Mariners Insider

Mariners 4, Astros 0 – It’s Aaron Harang’s world and we are all just living in it

Post by Ryan Divish on June 11, 2013 at 10:38 pm with 3 Comments »
June 11, 2013 10:41 pm
Aaron Harang pitched a shutout against the Houston Astros, Tuesday at Safeco Field. The Mariners won 4-0. (AP Photo/Marcus R. Donner)
Aaron Harang pitched a shutout against the Houston Astros, Tuesday at Safeco Field. The Mariners won 4-0. (AP Photo/Marcus R. Donner)

If Aaron Harang throwing the first complete game shutout of the Mariners season seemed unlikely, what were the odds that he would do it again?

They weren’t quite as long as purchasing a winning Powerball ticket or even the worst longshot in any of the three Triple Crown races.

But after his last outing – a forgettable 2 1/3 innings outing against the Yankees where he gave up six run on eight hits – it seemed unlikely that Harang could go out and throw nine scoreless innings against any team, even the hapless Houston Astros.

But that’s exactly what the 35-year-old right-hander did on Tuesday night at Safeco Field.

Showing a fastball with good life and exceptional command, Harang cruised through nine innings against the Astros, not allowing a run and giving up just two hits, while striking out a season-high 10 batters in a 4-0 win for the Mariners.  The second smallest crowd in Safeco history of 10,266 saw got see it.

So on the season, Harang, who is now 3-6 with a 5.60 earned run average after his stellar outing, has two complete game shutouts, while Felix Hernandez and Hisashi Iwakuma – the Mariners’ two best pitchers – have none.

Baseball is a very odd game.

“He was fantastic,” Mariners manager Eric Wedge said. “When he commands his fastball and it rides like it was tonight and he’s able to leverage it downhill and climb with it when he wants to, he’s real good.”

Harang was good and efficient. With the Astros’ hitters content to swing early and often, Harang got into a nice rhythm and started retiring batters. He retired 17 of the first 18 batters he faced, giving up just a two-out single to J.D. Martinez in the second inning.

“I felt good today,” Harang said. “I was able to locate my fastball early in the count and get ahead. The slider was working well. I was able to throw it for strikes and I was also able to throw it as a put away pitch too.”

A two-out error by Brendan Ryan on a hard ground ball from Brandon Barnes put on a runner on first in the sixth inning, but Harang got quick ground ball out from Jason Castro to end the inning.

In the eighth inning, Martinez ripped a lead-off single to left. But he never even got to second. Trevor Crowe popped out to third, Matt Dominguez lined out and Ronny Cedeno struck out looking to end the inning.

At 107 pitches after eight innings, Harang wanted to finish that game.

“I came back in and saw I was just over 100 pitches and I felt good, and I told Wedge, I want to try and finish this,” Harang said.

Wedge didn’t put up much of a fight.

“This is a veteran guy that’s been through it and throwing a two-hitter at the time,” Wedge said. “I talked to him. But he felt good about going back out there so we wanted to give him that opportunity.”

Harang worked a quick 1-2-3 ninth, setting down the Astros No. 2-3-4 hitters with ease to notch his eighth career shutout.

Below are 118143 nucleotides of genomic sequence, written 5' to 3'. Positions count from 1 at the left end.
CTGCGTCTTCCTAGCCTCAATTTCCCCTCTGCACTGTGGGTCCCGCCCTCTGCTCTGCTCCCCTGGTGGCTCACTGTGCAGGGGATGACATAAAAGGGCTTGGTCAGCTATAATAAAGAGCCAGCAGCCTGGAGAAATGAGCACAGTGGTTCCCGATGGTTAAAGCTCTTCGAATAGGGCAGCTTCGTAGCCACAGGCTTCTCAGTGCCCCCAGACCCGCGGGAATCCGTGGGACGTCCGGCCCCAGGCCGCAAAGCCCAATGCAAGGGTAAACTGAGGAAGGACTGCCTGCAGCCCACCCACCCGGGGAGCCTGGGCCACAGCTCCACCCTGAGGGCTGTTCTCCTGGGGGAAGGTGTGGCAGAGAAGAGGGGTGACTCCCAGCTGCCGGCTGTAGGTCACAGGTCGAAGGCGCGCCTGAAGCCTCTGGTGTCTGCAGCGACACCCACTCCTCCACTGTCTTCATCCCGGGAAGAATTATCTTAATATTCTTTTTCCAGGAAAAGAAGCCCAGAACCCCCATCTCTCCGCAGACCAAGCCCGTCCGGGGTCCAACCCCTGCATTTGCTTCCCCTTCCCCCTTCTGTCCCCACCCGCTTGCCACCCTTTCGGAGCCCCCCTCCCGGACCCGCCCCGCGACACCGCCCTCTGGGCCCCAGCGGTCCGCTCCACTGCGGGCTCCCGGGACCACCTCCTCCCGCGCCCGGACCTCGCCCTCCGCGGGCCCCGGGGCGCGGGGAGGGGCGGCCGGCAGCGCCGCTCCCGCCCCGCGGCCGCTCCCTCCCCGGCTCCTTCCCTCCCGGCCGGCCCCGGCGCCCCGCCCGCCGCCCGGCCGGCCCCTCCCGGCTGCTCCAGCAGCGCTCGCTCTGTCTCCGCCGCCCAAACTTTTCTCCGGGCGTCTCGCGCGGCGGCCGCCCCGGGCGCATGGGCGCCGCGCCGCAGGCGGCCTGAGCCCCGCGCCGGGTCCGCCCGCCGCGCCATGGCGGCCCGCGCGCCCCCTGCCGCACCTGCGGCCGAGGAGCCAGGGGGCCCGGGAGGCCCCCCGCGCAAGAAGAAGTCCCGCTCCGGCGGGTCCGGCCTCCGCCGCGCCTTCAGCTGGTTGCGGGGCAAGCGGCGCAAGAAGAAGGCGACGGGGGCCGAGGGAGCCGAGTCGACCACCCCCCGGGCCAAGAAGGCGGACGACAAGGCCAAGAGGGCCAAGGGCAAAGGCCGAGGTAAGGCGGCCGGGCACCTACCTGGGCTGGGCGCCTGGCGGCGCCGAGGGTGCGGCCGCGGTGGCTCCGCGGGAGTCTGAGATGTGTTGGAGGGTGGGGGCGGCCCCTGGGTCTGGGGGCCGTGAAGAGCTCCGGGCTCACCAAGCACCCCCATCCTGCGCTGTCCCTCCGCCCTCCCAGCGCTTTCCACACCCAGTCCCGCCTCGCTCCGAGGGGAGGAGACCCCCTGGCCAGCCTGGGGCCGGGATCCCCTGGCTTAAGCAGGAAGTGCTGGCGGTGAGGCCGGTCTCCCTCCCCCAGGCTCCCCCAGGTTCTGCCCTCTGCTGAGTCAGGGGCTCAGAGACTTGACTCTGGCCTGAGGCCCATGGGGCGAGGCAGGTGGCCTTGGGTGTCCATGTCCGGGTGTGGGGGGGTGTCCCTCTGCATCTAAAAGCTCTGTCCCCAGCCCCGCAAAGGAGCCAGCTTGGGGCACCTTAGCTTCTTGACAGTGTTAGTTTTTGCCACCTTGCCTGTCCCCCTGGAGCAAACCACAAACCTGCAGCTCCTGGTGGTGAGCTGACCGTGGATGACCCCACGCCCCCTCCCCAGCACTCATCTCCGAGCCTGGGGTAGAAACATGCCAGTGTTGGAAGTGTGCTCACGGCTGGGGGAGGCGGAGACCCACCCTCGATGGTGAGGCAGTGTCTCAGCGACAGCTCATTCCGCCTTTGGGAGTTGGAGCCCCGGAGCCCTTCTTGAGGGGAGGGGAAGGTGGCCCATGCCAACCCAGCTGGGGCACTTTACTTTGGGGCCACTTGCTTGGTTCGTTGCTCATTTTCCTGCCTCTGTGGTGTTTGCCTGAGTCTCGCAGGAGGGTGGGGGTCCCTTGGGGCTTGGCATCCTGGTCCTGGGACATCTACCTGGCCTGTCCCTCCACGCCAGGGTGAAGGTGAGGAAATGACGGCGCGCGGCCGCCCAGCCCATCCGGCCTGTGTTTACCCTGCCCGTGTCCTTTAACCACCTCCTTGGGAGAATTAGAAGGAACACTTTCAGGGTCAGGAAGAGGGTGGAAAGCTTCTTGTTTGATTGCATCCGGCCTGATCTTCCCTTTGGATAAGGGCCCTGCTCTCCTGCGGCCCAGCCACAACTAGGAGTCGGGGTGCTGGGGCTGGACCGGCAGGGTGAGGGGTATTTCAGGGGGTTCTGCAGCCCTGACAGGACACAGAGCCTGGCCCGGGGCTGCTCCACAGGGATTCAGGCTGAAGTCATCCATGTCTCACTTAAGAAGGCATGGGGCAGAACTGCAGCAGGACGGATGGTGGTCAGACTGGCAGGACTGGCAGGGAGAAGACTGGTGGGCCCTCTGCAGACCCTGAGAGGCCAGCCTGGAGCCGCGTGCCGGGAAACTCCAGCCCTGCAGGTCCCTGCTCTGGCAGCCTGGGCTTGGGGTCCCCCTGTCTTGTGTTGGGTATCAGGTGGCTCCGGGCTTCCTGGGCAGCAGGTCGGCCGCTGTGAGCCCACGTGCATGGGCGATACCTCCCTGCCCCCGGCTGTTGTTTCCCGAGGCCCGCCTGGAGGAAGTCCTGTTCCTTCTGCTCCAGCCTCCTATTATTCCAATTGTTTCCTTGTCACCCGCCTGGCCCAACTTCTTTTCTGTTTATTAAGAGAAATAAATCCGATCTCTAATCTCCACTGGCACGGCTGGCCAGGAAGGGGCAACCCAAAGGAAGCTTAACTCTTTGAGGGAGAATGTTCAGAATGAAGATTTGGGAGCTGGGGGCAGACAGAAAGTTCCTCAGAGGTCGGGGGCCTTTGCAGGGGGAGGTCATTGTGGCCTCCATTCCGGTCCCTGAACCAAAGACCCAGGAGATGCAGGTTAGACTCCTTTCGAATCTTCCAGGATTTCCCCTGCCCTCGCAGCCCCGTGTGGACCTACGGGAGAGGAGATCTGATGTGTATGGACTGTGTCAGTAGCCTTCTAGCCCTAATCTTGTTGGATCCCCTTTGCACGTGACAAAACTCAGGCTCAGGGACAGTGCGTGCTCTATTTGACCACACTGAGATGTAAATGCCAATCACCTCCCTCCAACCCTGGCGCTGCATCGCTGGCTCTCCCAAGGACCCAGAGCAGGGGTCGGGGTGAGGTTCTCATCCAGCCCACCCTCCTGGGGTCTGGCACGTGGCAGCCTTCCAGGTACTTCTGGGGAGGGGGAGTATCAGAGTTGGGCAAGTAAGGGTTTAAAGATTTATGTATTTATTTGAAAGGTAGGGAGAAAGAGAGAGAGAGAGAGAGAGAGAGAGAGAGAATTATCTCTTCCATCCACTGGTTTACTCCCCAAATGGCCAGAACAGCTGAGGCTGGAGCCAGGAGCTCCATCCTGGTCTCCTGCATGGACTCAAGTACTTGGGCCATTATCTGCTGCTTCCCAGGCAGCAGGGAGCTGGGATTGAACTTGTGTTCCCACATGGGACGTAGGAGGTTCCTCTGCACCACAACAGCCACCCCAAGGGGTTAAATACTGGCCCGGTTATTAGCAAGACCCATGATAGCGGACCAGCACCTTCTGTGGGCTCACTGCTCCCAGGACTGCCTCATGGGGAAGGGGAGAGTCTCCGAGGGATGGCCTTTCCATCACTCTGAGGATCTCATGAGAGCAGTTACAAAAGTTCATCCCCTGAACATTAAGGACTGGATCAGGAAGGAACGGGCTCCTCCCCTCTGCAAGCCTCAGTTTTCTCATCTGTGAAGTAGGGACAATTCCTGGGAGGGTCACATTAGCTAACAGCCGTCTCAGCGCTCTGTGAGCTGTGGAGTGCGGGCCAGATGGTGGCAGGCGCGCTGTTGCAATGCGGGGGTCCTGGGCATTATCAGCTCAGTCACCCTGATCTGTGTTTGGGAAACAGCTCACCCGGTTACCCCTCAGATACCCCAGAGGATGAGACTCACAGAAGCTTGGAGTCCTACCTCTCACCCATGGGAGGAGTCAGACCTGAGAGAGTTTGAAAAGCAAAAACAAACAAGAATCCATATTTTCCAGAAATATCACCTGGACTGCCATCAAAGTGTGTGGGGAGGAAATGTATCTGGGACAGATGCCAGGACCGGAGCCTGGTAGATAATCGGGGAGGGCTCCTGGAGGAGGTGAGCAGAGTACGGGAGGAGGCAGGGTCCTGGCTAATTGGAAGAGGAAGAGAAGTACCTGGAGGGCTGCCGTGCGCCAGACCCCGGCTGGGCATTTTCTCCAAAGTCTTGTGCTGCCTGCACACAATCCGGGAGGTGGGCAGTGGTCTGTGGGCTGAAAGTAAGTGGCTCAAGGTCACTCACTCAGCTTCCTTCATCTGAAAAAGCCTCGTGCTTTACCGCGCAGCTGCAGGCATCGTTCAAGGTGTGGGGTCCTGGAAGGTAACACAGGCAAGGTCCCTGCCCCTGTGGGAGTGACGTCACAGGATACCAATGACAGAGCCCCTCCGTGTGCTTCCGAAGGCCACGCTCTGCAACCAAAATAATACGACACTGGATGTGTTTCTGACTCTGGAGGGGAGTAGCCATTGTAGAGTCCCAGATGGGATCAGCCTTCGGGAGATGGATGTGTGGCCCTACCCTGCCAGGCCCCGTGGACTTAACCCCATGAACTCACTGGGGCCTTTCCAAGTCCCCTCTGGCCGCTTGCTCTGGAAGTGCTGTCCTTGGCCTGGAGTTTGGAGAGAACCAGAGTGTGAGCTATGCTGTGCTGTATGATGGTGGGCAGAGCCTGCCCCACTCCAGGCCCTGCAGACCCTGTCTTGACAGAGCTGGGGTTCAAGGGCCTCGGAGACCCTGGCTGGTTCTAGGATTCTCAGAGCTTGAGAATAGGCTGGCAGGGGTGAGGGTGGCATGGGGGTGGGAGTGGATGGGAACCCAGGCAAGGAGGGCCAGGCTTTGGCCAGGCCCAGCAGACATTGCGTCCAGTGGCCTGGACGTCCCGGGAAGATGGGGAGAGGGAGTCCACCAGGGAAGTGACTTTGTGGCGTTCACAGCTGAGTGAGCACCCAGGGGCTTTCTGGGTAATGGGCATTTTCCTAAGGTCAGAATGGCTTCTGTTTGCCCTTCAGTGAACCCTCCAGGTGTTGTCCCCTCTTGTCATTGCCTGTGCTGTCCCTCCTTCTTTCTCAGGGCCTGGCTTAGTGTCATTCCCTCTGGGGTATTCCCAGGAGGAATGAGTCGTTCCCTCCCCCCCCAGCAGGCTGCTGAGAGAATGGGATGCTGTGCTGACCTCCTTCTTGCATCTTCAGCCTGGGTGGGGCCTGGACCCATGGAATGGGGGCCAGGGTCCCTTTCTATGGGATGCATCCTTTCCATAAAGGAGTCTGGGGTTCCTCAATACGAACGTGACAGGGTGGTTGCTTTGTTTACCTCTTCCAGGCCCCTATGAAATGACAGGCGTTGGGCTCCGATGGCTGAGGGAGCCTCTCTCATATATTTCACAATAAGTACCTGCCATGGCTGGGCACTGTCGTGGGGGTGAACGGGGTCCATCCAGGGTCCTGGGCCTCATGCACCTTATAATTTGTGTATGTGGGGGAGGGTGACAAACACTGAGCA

“It’s definitely nice to come in and get to go back out for that ninth inning,” Harang said.

Harang’s season has been an odd one. Since he was signed a month into the season, he’s had the two shutouts, but also had three starts where’s failed to more than four innings.

Wedge believes it’s largely about the fastball command and working off that. In those awful outings, Harang couldn’t find that command early and couldn’t make an in-game adjustment to rectify the situation.

“Some days you go out there and you feel great and you feel like you can throw every pitch for a strike whenever you want in any count, there’s other days when you pray you can throw one pitch for a strike,” Harang said.

With Harang throwing up zeroes, the Mariners, who are struggling to score runs in the last few weeks, only need to manufacture one run. They got four.

Seattle pushed one across in the first inning as Endy Chavez led off the inning with a double and advanced to third when Cedeno misplayed the throw in from the outfield. Chavez later scored on a wild pitch from starter Bud Norris.

Nick Franklin made a similar read to Chavez in the second inning after his lead-off double to right field. This time the throw from Crowe was wide of Cedeno and Franklin advanced to third. He later scored on Michael Saunders’ sacrifice fly.

“You’ve got to do it,” Wedge said of the base running. “If you are not banging the baseball around, situationally you have got to be better. You have to execute. You’ve got to play heads up baseball. Those are things you’ve got to do anyway, but they are that much more important when you aren’t banging the ball around.”

Raul Ibanez banged out his 13th homer of the season, a solo shot to left-center in the sixth to push the lead to 3-0. Kyle Seager added some insurance with an RBI single in the eighth.

Leave a comment Comments → 3
  1. If it had been Felix or ‘Kuma, Wedge would’ve pulled them and let the bullpen lose the shutout or game.

  2. That is a ridiculous statement to make without backing it up. Harang’s pitch count was in great shape.

    Besides that, the Seattle bullpen is better than most.

  3. bbnate420 says:

    C’mon, Coach. You should know by now that nothing can go right for the M’s. ;-)

    Any hoo, they suck. I, probably delusionally, believe they will be decent in 2014. That’s assuming they shit can Z. Giving the fucking boot to Dumb and Dumber would be even better. My bad.

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